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Thread: Has anyone tried Eclipse Aurora blades?

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    Has anyone tried Eclipse Aurora blades?

    I've skated on Wilson Coronation Ace for many years now. Eclipse at one time had a knock-off, the Mist. But it was also carbon steel and cost more than than the Coronation Ace. No motivation to try it. The Mist has been discontinued and replaced with the Aurora. It is only $25 more than than the Coronation Ace, but it is made of 440C stainless. Very tempting. Anyone here switch from Coronation Ace to Aurora? Is the blade pattern essentially the same? Does the Aurora require less frequent sharpening?

  2. #2
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    Hi.. sorry don't know about the Aurora itself. But familiar with Eclipse blades. As they are stainless steel vs carbon steel, it is harder and hold edges longer. They should go upwards of 50-60 hrs between sharpening depending on level of skater and how they skate. The blade patterns in the Eclipse are profile to the Wilson blades.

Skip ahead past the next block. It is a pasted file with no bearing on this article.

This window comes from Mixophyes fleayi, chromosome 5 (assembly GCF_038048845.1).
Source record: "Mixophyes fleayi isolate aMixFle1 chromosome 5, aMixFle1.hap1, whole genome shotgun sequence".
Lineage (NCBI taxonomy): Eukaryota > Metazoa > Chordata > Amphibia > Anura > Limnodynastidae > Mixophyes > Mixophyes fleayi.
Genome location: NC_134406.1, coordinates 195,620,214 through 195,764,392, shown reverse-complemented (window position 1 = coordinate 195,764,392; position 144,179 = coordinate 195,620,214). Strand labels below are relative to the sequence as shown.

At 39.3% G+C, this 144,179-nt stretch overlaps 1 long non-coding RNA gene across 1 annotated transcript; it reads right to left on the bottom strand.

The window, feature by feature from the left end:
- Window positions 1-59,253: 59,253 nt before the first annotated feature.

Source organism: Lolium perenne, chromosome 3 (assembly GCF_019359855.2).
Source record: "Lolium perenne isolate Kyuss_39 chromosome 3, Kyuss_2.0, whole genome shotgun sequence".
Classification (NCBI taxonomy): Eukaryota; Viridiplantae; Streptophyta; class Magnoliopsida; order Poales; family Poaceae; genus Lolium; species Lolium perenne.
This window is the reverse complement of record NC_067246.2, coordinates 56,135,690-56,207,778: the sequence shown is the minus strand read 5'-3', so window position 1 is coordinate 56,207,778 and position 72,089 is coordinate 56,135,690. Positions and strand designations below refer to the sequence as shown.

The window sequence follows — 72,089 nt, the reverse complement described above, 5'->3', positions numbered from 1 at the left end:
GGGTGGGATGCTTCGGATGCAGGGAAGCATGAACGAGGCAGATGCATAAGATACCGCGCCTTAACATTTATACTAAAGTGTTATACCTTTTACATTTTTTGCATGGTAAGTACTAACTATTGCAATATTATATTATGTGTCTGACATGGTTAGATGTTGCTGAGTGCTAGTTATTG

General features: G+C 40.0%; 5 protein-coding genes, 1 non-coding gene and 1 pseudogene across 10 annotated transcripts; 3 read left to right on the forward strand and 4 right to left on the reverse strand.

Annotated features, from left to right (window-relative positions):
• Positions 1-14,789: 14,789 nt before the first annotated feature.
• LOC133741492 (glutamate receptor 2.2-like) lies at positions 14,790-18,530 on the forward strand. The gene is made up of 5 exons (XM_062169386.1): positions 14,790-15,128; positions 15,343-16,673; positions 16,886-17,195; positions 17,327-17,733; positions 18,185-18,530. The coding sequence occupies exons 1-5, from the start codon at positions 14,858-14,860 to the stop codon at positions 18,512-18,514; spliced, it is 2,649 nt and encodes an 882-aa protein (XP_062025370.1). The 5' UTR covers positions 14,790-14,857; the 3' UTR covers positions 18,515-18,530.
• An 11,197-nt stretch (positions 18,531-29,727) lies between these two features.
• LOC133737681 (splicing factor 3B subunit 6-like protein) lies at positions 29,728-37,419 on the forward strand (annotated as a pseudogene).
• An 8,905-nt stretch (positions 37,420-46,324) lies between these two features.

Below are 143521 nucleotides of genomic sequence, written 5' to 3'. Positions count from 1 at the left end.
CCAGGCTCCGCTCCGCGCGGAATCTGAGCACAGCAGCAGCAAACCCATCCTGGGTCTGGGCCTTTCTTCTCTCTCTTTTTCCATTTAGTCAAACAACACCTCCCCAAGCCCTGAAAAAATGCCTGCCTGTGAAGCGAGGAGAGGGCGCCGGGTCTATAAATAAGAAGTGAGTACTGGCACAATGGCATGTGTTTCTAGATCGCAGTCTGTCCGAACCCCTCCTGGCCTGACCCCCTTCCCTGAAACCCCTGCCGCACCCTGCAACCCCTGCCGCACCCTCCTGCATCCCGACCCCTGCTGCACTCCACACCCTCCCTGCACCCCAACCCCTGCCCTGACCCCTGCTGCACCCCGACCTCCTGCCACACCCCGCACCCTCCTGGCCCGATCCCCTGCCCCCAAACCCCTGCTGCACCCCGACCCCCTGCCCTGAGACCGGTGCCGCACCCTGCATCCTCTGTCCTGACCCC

Also Eclipse comes with a 60 day money back (in Canada and I think same in U.S.) so there is no harm in trying. These are very sharp after sharpening. So you if you don't like them as sharp, I recommend that you ask them to be taken down a little after you get them sharpened -better than you trying to do it yourself on benches or the side of the boards and damaging an edge.
    My son has a higher version blade and goes about 4-6 weeks (upwards of 60 hrs) between sharpening.

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    Quote Originally Posted by Sk8DSmom View Post
    Hi.. sorry don't know about the Aurora itself. But familiar with Eclipse blades. As they are stainless steel vs carbon steel, it is harder and hold edges longer. They should go upwards of 50-60 hrs between sharpening depending on level of skater and how they skate. The blade patterns in the Eclipse are profile to the Wilson blades.